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The Secretary, Ministry of Works & Anr Vs. Shri Mohinder Singh Jagdev & Ors [1996] INSC 963 (16 August 1996)

Ramaswamy, K.Ramaswamy, K.G.B. Pattanaik (J)

CITATION: JT 1996 (8) 46




Leave granted.

We have heard learned Counsel on both sides.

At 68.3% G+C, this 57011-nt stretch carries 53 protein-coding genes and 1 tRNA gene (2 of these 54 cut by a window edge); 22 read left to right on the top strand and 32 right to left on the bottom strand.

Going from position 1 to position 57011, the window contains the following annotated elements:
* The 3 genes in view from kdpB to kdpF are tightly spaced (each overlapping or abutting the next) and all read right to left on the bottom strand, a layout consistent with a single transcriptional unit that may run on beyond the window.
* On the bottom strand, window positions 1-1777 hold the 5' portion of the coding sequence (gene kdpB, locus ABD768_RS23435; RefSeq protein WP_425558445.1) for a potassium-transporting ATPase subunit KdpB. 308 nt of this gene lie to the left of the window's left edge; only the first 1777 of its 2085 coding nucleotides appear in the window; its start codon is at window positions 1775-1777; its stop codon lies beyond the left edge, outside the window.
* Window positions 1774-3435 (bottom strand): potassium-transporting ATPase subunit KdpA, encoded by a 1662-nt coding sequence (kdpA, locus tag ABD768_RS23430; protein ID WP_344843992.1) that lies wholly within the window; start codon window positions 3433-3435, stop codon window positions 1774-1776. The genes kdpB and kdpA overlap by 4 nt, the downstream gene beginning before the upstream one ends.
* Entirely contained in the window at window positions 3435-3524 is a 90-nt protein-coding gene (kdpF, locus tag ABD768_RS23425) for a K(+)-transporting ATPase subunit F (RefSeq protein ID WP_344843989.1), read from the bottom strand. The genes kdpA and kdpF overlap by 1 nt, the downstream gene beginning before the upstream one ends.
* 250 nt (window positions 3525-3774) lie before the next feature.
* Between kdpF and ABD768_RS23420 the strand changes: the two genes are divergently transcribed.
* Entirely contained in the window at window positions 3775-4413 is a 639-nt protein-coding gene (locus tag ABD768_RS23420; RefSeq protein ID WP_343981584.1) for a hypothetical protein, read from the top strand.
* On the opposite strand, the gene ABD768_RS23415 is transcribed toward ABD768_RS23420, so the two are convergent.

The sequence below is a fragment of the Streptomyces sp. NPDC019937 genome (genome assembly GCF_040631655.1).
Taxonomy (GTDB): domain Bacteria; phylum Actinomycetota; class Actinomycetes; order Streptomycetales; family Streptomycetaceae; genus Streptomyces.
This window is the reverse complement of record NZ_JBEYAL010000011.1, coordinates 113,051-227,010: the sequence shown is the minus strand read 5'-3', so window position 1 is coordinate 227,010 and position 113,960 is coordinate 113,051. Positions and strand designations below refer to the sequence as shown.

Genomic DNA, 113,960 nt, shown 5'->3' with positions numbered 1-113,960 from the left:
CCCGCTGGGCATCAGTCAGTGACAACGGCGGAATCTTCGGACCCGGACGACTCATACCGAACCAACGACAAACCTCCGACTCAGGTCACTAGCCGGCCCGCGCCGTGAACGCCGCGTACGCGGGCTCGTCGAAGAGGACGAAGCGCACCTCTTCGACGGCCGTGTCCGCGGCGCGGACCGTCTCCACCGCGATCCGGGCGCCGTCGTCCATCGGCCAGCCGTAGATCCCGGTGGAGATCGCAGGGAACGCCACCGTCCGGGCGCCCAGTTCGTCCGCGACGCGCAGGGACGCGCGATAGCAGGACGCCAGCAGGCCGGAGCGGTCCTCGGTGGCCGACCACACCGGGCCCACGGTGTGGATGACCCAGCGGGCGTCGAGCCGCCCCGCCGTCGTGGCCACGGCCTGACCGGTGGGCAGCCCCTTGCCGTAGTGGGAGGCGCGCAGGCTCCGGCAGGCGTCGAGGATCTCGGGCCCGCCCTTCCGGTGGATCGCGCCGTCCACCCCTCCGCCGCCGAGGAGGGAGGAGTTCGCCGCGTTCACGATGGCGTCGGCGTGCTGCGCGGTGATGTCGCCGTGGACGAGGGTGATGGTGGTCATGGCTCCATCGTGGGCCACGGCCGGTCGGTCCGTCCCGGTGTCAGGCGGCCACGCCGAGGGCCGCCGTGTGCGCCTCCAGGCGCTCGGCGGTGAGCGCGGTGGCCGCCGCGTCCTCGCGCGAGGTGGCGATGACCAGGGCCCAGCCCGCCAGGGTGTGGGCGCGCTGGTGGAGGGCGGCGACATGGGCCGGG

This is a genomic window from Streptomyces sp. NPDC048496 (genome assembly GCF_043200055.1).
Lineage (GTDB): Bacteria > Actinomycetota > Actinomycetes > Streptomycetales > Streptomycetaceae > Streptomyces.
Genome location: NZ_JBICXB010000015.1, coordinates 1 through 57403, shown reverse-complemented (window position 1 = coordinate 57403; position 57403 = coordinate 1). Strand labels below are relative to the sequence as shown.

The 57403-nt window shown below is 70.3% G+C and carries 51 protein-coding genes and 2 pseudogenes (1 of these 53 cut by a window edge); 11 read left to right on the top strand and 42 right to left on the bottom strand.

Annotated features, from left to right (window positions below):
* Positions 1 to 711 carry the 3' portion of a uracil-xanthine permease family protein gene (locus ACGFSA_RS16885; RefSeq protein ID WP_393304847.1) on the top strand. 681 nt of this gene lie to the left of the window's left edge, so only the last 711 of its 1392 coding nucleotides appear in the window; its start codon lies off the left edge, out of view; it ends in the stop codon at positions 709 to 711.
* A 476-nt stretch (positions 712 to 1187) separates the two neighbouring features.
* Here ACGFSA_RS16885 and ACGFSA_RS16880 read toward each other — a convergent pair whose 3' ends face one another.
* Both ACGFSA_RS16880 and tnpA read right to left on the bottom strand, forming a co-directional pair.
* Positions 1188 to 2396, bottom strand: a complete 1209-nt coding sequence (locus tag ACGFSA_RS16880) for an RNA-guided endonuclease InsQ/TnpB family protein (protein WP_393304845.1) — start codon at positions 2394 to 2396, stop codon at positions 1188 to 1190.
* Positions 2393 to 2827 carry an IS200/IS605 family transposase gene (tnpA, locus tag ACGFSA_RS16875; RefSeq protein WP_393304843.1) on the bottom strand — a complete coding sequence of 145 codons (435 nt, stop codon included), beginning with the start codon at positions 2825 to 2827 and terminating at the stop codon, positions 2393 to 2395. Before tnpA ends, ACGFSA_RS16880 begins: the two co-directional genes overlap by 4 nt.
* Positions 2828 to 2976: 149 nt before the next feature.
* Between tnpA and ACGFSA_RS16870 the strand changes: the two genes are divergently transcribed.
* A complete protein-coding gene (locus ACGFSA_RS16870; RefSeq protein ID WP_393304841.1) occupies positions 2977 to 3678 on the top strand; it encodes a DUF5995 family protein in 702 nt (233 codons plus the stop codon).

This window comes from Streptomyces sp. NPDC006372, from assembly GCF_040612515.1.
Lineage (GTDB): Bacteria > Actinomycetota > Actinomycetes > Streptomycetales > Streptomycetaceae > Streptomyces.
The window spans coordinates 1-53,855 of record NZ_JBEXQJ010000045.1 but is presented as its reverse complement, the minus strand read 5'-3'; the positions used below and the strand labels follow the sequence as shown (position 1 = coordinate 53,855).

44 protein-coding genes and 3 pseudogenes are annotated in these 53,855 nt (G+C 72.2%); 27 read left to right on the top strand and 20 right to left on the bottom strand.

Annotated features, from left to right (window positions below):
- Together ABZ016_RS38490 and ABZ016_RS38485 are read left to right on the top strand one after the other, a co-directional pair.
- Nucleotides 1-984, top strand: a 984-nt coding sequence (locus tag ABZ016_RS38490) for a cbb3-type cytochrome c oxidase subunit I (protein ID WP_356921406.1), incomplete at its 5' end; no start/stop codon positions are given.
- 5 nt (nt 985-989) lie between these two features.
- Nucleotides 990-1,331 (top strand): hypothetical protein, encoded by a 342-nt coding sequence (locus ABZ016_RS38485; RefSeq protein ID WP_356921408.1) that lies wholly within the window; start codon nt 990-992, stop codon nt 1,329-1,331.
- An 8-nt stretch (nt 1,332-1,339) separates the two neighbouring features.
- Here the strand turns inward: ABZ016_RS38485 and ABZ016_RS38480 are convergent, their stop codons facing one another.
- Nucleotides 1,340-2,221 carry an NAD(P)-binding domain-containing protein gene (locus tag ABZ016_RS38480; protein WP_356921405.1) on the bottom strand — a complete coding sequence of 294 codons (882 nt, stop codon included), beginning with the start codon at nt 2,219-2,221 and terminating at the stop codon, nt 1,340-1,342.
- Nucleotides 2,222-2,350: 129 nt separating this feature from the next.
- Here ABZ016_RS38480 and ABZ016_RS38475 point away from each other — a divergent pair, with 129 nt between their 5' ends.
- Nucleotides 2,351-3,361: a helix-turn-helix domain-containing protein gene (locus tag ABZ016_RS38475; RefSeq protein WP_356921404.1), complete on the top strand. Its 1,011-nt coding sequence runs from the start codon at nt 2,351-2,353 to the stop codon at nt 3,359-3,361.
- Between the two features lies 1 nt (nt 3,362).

This appeal by special leave arises from the judgment and order dated March 22, 1994 made by the Division Bench of the Delhi High Court in RFA (OS) No. 27/94. The admitted facts are that the respondent came to be appointed on March 7, 1956 as Section officer in the Central Public Works Department. Thereafter, the Executive Engineer discovered on October 6, 1956 that he had the appointment on producing false certificates. Consequently, a report was laid under Section 420, 468 and 127, Indian Penal Code and he was kept under suspension. Independent thereof, exercising the power under Rule 5 of the Central Government Services (Temporary) Service Rules 1949, his services were terminated by order dated September 10, 1957. The respondent after his acquittal by the criminal court laid the suit in forma pauperis on August 13, 1965 seeking declaration that the termination of his service was wrong, unconstitutional, that he should be deemed to have continued in service and that he was entitled to Rs.84,000/- by way salary and damages by way of expenses incurred by him to defend the criminal cases etc. The trial Judge (single Judge of the High Court) by his judgement dated March 22, 1994, though held that the termination order was unconstitutional, since he was terminated without compliance of Article 311(2) of the Constitution, dismissed the suit as barred by limitation. On appeal, the Division Bench held that the suit was not barred by limitation for the reason that he had laid the suit after the rejection of his application for reinstatement and consequent to the acquittal by the criminal court on May 8, 1964 and that, therefore, it was within limitation. The suit was decreed.